The third edition of event, held under the patronage of Sheikh Ahmed bin Saeed Al Maktoum, President of Dubai Civil Aviation Authority (DCAA), was opened in Dubai today by Mohammed Abdulla Ahli, director general, DCAA.
The importance of investing in aircraft and passenger safety emerged as a key area of discussion at the summit, which brought together regional and international aviation experts to share innovative techniques to improve safety in air travel and explore how global safety standards must be implemented.
Safety specialists deliberated if aviation players were reluctant to invest more in safety given that aviation remains the safest means of transportation.
“Aviation growth in the Middle East continues to regularly outpace growth in the global industry by an average of 5 to 10% per cent,” said Jeff Johnson, President of Boeing Middle East, (Pictured right). “As air travel continues to expand, airlines and aircraft manufacturers must invest in modernising their aircraft fleet and technology to ensure greater safety for passengers and aircraft.”
“Cost should not be a consideration for airlines when it comes to the safety and security of their passengers,” said Hussein Dabbas, Regional Vice President, Africa and Middle East at The International Air Transport Association (IATA).
Captain Elias Sadek, Vice President Safety & Quality at EgyptAir Holding Company, agreed, flagging attention to the additional funds airlines later spend on handling the consequences of aviation safety failures such as searching for lost aircraft.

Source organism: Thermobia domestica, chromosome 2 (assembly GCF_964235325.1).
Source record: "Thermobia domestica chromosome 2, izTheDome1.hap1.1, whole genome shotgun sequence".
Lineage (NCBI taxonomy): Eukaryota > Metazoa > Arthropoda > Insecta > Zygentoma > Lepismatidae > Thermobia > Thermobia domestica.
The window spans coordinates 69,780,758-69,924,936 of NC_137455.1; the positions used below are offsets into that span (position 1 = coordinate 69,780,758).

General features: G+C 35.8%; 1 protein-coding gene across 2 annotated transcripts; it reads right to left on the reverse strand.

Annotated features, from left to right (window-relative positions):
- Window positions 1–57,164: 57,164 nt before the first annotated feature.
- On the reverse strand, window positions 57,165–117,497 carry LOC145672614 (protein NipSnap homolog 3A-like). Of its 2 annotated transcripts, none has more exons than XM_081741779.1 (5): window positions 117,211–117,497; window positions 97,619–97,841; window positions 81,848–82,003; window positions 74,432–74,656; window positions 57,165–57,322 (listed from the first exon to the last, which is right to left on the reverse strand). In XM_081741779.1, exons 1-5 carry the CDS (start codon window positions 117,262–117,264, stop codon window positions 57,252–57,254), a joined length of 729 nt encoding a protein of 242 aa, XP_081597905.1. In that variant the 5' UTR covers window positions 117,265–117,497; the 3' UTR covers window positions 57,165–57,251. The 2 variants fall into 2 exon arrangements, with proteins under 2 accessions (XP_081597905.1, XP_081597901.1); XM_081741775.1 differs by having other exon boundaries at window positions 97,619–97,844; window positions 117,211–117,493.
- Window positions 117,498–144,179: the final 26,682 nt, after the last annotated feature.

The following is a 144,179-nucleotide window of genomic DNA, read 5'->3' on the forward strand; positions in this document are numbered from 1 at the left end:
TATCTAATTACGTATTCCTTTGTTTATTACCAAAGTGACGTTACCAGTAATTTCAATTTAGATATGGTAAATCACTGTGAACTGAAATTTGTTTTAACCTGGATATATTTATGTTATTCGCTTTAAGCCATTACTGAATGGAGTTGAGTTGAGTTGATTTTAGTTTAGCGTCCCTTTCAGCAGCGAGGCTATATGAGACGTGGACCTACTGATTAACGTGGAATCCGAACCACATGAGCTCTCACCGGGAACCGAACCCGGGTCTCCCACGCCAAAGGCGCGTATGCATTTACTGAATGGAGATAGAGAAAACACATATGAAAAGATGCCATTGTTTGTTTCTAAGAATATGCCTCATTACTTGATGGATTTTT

“Regulators must make it mandatory for airlines to invest in improving safety technology and systems – we owe it to our passengers, consumers and families,” he added. “If there is no pressure, the funds will be spent elsewhere.”
Aviation experts also discussed the impact of carrying hazardous materials on cargo and passenger aircraft that enhances flight risk.
Mohammed Ali Bin Yalwan Al-Falahi, Investigation Manager Airport Customs, Passenger Operations at Dubai Customs noted that many regional passengers ignore the safety messages communicated by airlines, airports and other authorities.
“Passengers are still unaware about what they should or should not carry on-board an aircraft,” he said. “Many still carry harmful items such as pesticides, chemical powders and even bullets.”
Other speakers and delegates joined in the conversation, emphasising that the relationship between risk and cost is not as simple as it appears. Maintaining the perception of low flying risk is also imperative to the growth of the industry among passengers.
“Demonstrating the return on investment for aviation safety is extremely difficult as the relationship between an action and its impact on safety is not linear,” added Dr Ashley Nunes, an independent industry analyst from France. “There are multiple layers of defences, checklists and automation that impact this causal relationship.”
“Despite all these issues, we must remember that airplanes are still the safest way to travel,” added Hussein Dabbas from IATA. “Last year, of the 3.3 billion passengers who travelled on airplanes across the world, there were only 12 fatal accidents from 38 million global flights. However, even one fatality is one too many.”
The event is organized by Streamline Marketing Group with Arabian Aerospace as a media partner. The magazine’s editor Alan Peaford is the chairman of the conference which ends on Tuesday.
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